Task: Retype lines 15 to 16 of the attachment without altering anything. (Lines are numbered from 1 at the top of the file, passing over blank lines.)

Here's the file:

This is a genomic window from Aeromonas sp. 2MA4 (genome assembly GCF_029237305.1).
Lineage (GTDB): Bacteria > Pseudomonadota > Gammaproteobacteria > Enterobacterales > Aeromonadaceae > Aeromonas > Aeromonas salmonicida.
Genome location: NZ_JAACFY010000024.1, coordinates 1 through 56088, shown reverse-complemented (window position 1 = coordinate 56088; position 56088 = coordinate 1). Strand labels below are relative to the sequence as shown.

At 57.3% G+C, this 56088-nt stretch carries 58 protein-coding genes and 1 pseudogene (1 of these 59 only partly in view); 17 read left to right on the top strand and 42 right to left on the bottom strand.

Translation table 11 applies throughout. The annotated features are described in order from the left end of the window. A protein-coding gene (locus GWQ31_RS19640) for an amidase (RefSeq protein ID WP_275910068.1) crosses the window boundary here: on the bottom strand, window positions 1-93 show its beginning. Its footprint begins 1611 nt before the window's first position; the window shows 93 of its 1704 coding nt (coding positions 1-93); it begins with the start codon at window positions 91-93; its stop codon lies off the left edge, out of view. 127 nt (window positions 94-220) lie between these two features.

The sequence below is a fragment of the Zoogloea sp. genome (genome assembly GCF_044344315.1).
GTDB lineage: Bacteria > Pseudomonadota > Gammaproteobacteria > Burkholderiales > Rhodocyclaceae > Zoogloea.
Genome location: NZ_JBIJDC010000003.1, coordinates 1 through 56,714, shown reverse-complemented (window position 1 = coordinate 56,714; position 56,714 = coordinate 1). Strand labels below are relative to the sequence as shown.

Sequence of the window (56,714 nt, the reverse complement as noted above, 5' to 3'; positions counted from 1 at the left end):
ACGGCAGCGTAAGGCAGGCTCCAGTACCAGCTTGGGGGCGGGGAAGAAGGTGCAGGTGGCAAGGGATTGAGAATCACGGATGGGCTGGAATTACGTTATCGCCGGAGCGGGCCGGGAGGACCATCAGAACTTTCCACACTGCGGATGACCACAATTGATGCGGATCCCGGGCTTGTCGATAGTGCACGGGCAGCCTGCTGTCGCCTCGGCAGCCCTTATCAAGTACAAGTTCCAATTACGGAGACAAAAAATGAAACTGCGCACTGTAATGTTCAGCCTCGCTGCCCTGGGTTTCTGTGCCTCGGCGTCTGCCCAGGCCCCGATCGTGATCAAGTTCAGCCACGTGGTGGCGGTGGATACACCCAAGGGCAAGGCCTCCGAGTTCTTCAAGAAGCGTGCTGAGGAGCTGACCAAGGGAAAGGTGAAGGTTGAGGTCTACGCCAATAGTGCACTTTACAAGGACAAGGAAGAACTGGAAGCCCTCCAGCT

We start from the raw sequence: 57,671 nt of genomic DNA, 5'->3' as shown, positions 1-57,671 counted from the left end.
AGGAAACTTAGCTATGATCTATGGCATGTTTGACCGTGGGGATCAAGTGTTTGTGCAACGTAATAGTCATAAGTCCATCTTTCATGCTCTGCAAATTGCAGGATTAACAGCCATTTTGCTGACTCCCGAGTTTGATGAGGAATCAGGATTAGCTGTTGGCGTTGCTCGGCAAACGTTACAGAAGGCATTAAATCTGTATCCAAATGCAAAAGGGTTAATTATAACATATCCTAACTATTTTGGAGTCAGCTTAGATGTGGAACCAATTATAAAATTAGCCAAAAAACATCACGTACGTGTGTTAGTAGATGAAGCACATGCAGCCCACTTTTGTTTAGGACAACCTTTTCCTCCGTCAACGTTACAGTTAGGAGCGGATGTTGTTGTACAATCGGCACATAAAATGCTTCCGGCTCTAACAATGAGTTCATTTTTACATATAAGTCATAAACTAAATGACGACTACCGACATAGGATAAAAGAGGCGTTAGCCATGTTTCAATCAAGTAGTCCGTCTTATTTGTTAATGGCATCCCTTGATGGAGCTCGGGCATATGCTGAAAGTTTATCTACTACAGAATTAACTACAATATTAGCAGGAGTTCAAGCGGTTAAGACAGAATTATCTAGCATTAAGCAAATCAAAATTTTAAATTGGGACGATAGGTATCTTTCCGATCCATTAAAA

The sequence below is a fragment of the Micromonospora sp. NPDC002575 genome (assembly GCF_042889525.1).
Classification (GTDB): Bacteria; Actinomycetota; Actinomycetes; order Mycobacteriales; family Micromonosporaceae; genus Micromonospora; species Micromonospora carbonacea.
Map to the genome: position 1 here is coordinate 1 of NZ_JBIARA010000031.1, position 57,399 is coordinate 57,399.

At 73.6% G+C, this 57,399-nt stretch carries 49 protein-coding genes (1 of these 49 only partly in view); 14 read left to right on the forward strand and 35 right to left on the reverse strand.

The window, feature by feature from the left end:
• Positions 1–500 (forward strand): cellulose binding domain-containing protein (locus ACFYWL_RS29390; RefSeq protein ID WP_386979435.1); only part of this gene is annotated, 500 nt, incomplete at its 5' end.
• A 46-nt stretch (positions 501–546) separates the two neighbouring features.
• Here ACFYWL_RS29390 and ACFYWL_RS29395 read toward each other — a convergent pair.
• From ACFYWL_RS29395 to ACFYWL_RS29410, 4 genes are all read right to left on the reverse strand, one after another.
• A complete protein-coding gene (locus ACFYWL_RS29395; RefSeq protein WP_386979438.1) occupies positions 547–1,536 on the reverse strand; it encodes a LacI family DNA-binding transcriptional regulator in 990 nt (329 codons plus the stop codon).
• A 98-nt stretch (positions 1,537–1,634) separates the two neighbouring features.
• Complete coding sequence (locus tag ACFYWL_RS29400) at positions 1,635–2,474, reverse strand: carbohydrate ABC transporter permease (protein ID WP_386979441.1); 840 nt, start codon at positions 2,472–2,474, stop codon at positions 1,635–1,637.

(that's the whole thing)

Map to the genome: position 1 here is coordinate 1 of NZ_JBIARA010000031.1, position 57,399 is coordinate 57,399.

At 73.6% G+C, this 57,399-nt stretch carries 49 protein-coding genes (1 of these 49 only partly in view); 14 read left to right on the forward strand and 35 right to left on the reverse strand.